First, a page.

Assuming that Przyborowski's claim to the letter also gives him standing to object to the seizure of the letter under warrant, I conclude that Detective Howard violated no clearly established constitutional right of Przyborowski in applying for and executing the warrant. The major challenge to Detective Howard's qualified immunity defense here is that Howard's warrant application stated two grounds: (1) investigation of the Maine crime of receipt of stolen property on the part of auction house principal James Smith; and (2) seizure of the letter as evidence of the commission of a crime in another jurisdiction, namely theft in Georgia -- whereas in a later affidavit Detective Howard stated that, at the time he applied for the warrant, he believed Smith to be "innocent" of any crime. Detective Howard has now disavowed any belief in Smith's "innocence" and has claimed in his deposition that such words in the affidavit prepared for his signature were not his language. Instead, he now claims that his understanding from the district attorney was simply that if Smith cooperated he would not be prosecuted. 2" For purposes of the summary judgment motion, however, I will assume that Howard believed in Smith's innocence when he prepared the warrant application and that the application was therefore false in referring to the seizure as part of an investigation of receiving stolen property in Maine. Even if I strike all reference to the receipt of stolen property in Maine from the application, however, see Franks v. Delaware, 438 U.S. 154, 171-72, 57 L. Ed. 2d 667, 98 S. Ct. 2674 (1978), the magistrate could still have issued the warrant on the second ground. Indeed, in this case I have the unusual situation where the magistrate, a justice of the peace, has testified at deposition that he believed there was probable cause on each ground alone. O'Toole Dep. at 25. Although Przyborowski has obtained testimony from Detective Howard that Howard himself is uncertain whether he could have seized the letter simply as evidence for the Georgia criminal investigation, the district attorney has testified that such is an adequate ground for the warrant. Przyborowski has cited no Maine law to the contrary. As a result, I conclude that probable cause was arguable. Przyborowski has therefore failed to show that it was "clearly established" that a warrant in Maine could not be used for such a purpose. 3" Detective Howard did not violate any clearly established constitutional right by seizing the property pursuant to the warrant.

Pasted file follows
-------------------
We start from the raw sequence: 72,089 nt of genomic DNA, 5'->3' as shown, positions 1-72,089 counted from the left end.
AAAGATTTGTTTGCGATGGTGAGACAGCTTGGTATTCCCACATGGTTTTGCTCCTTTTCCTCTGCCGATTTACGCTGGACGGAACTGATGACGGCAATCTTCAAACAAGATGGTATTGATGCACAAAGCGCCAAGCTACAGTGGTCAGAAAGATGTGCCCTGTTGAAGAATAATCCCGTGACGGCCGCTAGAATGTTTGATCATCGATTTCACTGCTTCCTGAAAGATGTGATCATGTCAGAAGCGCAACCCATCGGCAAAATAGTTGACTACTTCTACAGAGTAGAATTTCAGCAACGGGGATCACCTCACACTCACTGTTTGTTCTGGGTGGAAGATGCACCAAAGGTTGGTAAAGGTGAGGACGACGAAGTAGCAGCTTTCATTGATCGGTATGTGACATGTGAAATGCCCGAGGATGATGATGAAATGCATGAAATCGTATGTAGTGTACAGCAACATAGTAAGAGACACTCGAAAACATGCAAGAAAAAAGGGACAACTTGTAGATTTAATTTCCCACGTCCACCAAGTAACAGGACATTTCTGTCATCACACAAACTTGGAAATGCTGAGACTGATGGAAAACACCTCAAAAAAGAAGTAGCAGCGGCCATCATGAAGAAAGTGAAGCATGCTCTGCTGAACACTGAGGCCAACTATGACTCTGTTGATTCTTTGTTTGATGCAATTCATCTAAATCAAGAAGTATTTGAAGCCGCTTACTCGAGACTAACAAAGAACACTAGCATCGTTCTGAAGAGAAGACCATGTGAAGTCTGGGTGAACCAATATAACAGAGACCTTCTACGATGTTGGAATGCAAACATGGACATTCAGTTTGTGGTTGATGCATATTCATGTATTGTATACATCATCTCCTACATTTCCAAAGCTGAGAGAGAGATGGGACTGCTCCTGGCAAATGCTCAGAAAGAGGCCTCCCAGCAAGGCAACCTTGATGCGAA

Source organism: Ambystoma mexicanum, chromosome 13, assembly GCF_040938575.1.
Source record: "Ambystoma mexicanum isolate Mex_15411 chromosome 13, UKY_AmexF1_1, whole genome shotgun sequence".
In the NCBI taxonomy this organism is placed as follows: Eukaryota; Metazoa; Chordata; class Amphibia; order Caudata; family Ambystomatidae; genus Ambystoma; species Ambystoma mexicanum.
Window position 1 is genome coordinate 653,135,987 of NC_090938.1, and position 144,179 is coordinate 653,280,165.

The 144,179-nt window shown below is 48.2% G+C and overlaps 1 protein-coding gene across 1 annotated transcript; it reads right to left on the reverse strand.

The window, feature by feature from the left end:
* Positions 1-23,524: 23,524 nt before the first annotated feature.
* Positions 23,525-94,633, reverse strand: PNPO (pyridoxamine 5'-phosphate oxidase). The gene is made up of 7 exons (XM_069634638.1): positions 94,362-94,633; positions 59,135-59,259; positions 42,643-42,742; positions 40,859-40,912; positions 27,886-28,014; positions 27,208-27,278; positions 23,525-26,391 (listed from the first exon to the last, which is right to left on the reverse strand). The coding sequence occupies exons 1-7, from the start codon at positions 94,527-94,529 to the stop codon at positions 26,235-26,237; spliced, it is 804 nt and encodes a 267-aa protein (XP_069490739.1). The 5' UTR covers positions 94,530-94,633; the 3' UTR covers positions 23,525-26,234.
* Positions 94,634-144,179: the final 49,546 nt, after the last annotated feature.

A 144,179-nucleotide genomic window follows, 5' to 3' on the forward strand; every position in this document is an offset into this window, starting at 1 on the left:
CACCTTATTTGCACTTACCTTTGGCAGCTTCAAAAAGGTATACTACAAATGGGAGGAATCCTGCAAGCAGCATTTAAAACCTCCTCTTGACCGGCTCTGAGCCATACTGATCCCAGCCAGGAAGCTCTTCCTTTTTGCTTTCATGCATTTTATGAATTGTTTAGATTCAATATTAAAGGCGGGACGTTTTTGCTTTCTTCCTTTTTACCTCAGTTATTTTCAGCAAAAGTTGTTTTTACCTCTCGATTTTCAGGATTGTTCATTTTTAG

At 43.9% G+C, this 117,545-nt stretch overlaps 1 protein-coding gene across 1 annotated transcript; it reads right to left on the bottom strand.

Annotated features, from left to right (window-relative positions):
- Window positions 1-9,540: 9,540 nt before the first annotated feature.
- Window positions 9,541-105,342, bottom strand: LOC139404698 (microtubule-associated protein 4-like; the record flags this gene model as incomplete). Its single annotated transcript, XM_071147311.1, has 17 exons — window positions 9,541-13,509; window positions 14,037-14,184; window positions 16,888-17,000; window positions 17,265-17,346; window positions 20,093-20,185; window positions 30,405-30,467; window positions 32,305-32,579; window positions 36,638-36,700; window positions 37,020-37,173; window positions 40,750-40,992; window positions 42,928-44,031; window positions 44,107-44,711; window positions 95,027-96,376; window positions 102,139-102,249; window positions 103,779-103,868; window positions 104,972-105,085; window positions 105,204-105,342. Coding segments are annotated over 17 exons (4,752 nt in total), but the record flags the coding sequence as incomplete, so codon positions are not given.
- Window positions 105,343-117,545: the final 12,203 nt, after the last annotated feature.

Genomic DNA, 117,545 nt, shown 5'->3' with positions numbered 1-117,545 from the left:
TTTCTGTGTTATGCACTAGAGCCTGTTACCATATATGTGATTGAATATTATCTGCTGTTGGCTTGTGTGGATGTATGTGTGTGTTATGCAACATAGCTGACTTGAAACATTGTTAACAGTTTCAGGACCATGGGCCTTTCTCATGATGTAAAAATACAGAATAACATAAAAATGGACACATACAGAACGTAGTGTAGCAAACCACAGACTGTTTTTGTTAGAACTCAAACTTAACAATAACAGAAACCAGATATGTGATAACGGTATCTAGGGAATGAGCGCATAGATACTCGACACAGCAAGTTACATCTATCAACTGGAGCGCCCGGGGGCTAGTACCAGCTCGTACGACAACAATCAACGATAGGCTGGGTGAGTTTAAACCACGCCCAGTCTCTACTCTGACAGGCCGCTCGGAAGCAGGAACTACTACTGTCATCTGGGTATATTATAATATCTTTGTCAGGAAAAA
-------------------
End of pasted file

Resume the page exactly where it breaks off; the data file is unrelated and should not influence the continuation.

Consequently, under the Harlow standard, Detective Howard is entitled to qualified immunity.


Howard is also entitled to immunity on the state law conversion claim. The Maine Tort Claims Act insulates police officers absolutely when performing "discretionary functions." 14 M.R.S.A. § 8111(1)(C). So long as an officer acts within "the scope of any discretion he could have in his official capacity," he enjoys immunity, regardless of the actual legality of his conduct. Polley v. Atwell, 581 A.2d 410, 414 (Me. 1990). When Detective Howard responded to a request from the Washington, Georgia, police to assist in a criminal investigation by deciding to seek a warrant, seize the letter and transfer it to the Washington police, he acted firmly within that scope. See Restatement (Second) of Torts § 895D cmt. g (1979). 4" Detective Howard is therefore immune from the state law claim.

For these reasons, Clifford Howard's motion for summary judgment is GRANTED.


Dated at Portland, Maine this 7th day of July, 1994.

D. Brock Hornby

United States District Judge

1. Washington, Georgia, law enforcement authorities claimed that the letter had been stolen from the museum and sought its return. See Weston Statement, Attach. 3 to Ex. A of Howard Aff. at 3. The Maine district attorney treated the case as one seeking the fruits of a crime committed in a foreign jurisdiction. See, e.g., Cantara Dep. at 17, 20.

2. The magistrate has likewise testified, "I don't remember [Howard] saying whether [Smith] was innocent. I remember him saying that he wasn't going to be prosecuted as far as I know." O'Toole Dep. at 17. Moreover, Howard attached to his affidavit for the magistrate's consideration all the correspondence from Przyborowski's lawyer describing his claim. Thus, the magistrate was in a position to evaluate independently whether there was probable cause to believe that a crime had been committed in Maine.

3. The test is "whether a reasonably well-trained officer in [Howard's] position would have known that his affidavit failed to establish probable cause and that he should not have applied for the warrant." Malley v. Briggs, 475 U.S. 335, 345, 89 L. Ed. 2d 271, 106 S. Ct. 1092 (1986).

4. Detective Howard did more here than simply "execute" a warrant in a ministerial manner. Although Kane v. Anderson, 509 A.2d 656, 657 (Me. 1986), held that the mere "execution" of an arrest warrant is not a discretionary act, Howard is not sued over the manner in which he executed the warrant but for choosing to seek it in the first place and then turning the letter over to Georgia authorities after he executed the warrant. These are discretionary acts.